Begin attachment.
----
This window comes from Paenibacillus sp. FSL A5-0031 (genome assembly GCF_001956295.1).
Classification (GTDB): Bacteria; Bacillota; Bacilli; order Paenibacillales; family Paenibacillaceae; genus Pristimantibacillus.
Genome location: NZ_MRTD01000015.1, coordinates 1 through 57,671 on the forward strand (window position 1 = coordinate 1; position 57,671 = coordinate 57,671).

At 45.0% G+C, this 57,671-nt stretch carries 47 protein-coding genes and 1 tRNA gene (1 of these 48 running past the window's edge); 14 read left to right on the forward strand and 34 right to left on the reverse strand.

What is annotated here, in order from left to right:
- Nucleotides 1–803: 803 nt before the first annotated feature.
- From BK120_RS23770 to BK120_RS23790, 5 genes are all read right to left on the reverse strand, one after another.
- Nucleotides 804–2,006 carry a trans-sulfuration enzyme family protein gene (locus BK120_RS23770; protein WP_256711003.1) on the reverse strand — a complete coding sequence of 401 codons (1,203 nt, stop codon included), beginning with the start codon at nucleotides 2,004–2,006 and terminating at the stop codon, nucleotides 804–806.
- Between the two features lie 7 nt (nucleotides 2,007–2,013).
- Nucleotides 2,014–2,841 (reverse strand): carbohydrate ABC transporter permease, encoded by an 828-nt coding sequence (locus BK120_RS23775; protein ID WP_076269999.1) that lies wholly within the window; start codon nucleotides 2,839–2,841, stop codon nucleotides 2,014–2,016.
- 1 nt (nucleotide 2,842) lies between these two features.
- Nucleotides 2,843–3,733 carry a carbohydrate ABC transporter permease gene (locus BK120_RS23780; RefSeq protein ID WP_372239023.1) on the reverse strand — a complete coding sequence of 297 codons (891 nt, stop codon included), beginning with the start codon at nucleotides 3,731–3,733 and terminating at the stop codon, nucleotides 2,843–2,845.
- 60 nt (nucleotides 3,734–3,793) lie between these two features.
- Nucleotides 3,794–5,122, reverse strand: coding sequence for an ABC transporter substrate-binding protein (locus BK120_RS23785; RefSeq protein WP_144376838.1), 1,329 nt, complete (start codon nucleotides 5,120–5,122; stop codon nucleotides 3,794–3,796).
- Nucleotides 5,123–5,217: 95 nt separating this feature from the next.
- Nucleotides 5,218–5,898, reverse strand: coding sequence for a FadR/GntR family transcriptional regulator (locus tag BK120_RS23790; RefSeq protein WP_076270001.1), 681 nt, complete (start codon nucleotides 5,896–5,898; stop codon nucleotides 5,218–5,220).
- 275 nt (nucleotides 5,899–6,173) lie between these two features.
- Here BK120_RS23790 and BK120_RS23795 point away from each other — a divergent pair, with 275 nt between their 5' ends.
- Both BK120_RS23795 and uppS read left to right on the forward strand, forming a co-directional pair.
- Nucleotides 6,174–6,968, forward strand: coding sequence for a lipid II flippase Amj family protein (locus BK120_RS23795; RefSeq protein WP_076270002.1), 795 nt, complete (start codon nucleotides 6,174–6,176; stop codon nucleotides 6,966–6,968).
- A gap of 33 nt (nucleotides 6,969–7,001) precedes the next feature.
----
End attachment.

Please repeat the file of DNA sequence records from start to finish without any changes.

This window comes from Paenibacillus sp. FSL A5-0031 (genome assembly GCF_001956295.1).
Classification (GTDB): Bacteria; Bacillota; Bacilli; order Paenibacillales; family Paenibacillaceae; genus Pristimantibacillus.
Genome location: NZ_MRTD01000015.1, coordinates 1 through 57,671 on the forward strand (window position 1 = coordinate 1; position 57,671 = coordinate 57,671).

At 45.0% G+C, this 57,671-nt stretch carries 47 protein-coding genes and 1 tRNA gene (1 of these 48 running past the window's edge); 14 read left to right on the forward strand and 34 right to left on the reverse strand.

What is annotated here, in order from left to right:
- Nucleotides 1–803: 803 nt before the first annotated feature.
- From BK120_RS23770 to BK120_RS23790, 5 genes are all read right to left on the reverse strand, one after another.
- Nucleotides 804–2,006 carry a trans-sulfuration enzyme family protein gene (locus BK120_RS23770; protein WP_256711003.1) on the reverse strand — a complete coding sequence of 401 codons (1,203 nt, stop codon included), beginning with the start codon at nucleotides 2,004–2,006 and terminating at the stop codon, nucleotides 804–806.
- Between the two features lie 7 nt (nucleotides 2,007–2,013).
- Nucleotides 2,014–2,841 (reverse strand): carbohydrate ABC transporter permease, encoded by an 828-nt coding sequence (locus BK120_RS23775; protein ID WP_076269999.1) that lies wholly within the window; start codon nucleotides 2,839–2,841, stop codon nucleotides 2,014–2,016.
- 1 nt (nucleotide 2,842) lies between these two features.
- Nucleotides 2,843–3,733 carry a carbohydrate ABC transporter permease gene (locus BK120_RS23780; RefSeq protein ID WP_372239023.1) on the reverse strand — a complete coding sequence of 297 codons (891 nt, stop codon included), beginning with the start codon at nucleotides 3,731–3,733 and terminating at the stop codon, nucleotides 2,843–2,845.
- 60 nt (nucleotides 3,734–3,793) lie between these two features.
- Nucleotides 3,794–5,122, reverse strand: coding sequence for an ABC transporter substrate-binding protein (locus BK120_RS23785; RefSeq protein WP_144376838.1), 1,329 nt, complete (start codon nucleotides 5,120–5,122; stop codon nucleotides 3,794–3,796).
- Nucleotides 5,123–5,217: 95 nt separating this feature from the next.
- Nucleotides 5,218–5,898, reverse strand: coding sequence for a FadR/GntR family transcriptional regulator (locus tag BK120_RS23790; RefSeq protein WP_076270001.1), 681 nt, complete (start codon nucleotides 5,896–5,898; stop codon nucleotides 5,218–5,220).
- 275 nt (nucleotides 5,899–6,173) lie between these two features.
- Here BK120_RS23790 and BK120_RS23795 point away from each other — a divergent pair, with 275 nt between their 5' ends.
- Both BK120_RS23795 and uppS read left to right on the forward strand, forming a co-directional pair.
- Nucleotides 6,174–6,968, forward strand: coding sequence for a lipid II flippase Amj family protein (locus BK120_RS23795; RefSeq protein WP_076270002.1), 795 nt, complete (start codon nucleotides 6,174–6,176; stop codon nucleotides 6,966–6,968).
- A gap of 33 nt (nucleotides 6,969–7,001) precedes the next feature.